From the Selection Process to the Administration of the Contract Work
The City Engineer evaluates project selection from in July of the previous year with direction from the Finance Committee as to what the budget for the coming year will be for street repairs. The City Engineer takes what has been forecast up to 5 years prior and with the budget, determines what streets will be the best candidates for rehabilitation or full reconstruction of the base and pavement. From July until December, this along with other budget items are reviewed by the Public Works Committee and the Finance Committee until a budget for the following year is presented to the full Board of Aldermen for approval. The budget is read in their November meeting and adopted at the December meeting by the Board of Aldermen.
Once it is approved, the Public Works Administration staff prepares contract documents starting in late January and through February for solicitation to contractors in the St. Louis Area in April. Before the contract documents are placed out for bid, the City Engineer and the Assistant will go out to the field and mark the areas that require replacement of the existing pavement. This typically takes place during the month of March. Contract documents include a complete description of the Scope of Work. They also include the implementation of the GIS system to map the work. GIS mapping marks out specific slabs to be replaced in concrete projects. Bids are taken typically in April with awards in May. The Assistant City Engineer implements the contract administration and inspection in the field of the work.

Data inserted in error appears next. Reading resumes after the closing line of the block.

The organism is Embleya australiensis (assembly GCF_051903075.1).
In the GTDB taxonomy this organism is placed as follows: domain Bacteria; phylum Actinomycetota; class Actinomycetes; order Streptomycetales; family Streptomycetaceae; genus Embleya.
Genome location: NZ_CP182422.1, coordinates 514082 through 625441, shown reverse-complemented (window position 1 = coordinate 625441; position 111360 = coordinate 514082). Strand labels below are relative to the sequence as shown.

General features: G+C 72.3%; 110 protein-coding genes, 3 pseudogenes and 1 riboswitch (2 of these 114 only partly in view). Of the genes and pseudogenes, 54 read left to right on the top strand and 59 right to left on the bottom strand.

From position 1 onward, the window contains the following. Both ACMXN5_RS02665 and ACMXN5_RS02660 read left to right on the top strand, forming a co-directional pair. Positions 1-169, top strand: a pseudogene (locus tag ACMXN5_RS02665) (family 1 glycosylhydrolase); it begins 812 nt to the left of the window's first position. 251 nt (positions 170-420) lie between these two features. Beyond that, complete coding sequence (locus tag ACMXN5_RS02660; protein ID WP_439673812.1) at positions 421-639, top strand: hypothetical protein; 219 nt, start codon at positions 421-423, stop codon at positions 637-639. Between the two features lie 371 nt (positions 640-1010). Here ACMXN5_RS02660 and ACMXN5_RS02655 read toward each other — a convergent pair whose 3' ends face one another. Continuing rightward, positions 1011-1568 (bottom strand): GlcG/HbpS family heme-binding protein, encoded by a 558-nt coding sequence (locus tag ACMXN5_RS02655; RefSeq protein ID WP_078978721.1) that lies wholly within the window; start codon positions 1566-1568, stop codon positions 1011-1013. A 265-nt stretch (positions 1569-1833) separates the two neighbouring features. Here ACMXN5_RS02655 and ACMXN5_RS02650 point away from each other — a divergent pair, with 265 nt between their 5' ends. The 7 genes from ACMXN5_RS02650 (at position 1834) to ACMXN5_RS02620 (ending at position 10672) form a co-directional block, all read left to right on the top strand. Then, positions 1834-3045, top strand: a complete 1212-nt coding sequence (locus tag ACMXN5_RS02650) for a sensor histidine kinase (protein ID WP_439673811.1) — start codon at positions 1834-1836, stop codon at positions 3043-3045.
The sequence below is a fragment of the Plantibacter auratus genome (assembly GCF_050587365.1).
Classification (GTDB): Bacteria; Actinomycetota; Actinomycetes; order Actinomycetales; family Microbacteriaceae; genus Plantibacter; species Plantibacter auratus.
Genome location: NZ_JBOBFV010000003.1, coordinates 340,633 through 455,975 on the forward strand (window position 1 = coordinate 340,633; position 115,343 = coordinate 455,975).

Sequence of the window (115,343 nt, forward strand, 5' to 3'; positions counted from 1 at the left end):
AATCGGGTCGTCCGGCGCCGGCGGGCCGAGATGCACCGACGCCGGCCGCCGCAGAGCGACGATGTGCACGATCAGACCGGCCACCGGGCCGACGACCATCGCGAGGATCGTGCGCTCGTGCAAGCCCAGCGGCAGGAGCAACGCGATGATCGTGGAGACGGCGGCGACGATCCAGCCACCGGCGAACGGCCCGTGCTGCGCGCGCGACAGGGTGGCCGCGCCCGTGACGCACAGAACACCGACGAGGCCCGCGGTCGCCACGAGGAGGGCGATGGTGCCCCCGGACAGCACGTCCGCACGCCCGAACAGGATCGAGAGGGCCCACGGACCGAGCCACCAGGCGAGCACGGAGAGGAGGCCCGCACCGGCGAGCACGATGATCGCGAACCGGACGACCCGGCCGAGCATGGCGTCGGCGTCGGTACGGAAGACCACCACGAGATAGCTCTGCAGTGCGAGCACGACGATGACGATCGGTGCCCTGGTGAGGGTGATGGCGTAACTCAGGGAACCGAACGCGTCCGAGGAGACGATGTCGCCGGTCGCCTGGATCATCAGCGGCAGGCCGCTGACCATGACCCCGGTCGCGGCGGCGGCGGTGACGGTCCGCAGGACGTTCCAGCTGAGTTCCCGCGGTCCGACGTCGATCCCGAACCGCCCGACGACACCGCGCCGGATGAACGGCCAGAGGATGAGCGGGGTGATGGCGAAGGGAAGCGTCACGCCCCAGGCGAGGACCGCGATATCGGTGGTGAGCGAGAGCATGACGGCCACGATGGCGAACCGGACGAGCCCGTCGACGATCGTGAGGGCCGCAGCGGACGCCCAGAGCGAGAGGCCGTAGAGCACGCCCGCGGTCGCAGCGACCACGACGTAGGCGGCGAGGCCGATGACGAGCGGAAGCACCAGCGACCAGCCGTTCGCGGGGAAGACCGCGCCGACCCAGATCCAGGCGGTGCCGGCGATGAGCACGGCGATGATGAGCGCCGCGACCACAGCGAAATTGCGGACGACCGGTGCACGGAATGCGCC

Material Testing Inspection
The Assistant City Engineer also takes care of the material testing inspection services and provides daily updates that can be monitored by all residents on the city's website. Residents will notice a sign placed by the side of the road at the entrance to the work area in April announcing the website address for further information. This form of communication has proven to be quite successful in keeping the impacted residents involved with the work that is being undertaken. We've found that if residents know what is going on in front of their house (in weeks and days before the work actually occurs) they can plan their own schedules to avoid conflicts accordingly.
The website has pictures of similar projects so the residents become familiar with what to expect in their subdivision, what the equipment the contractors use look like, how the city inspects the work and again the daily updates of what is happening on the project in the form of a 1 or 2 sentence daily log for the project. The webpage for concrete work will actually show the specific concrete slabs to be replaced so impacted residents can tell if the slab in front of their driveway will be replaced. All in all, the city attempts to keep residents totally informed with what is going on with the street work in their neighborhood. There are phone numbers and email links there so if residents have further questions or concerns, they will have direct contact with the City Engineer or the Assistant City Engineer.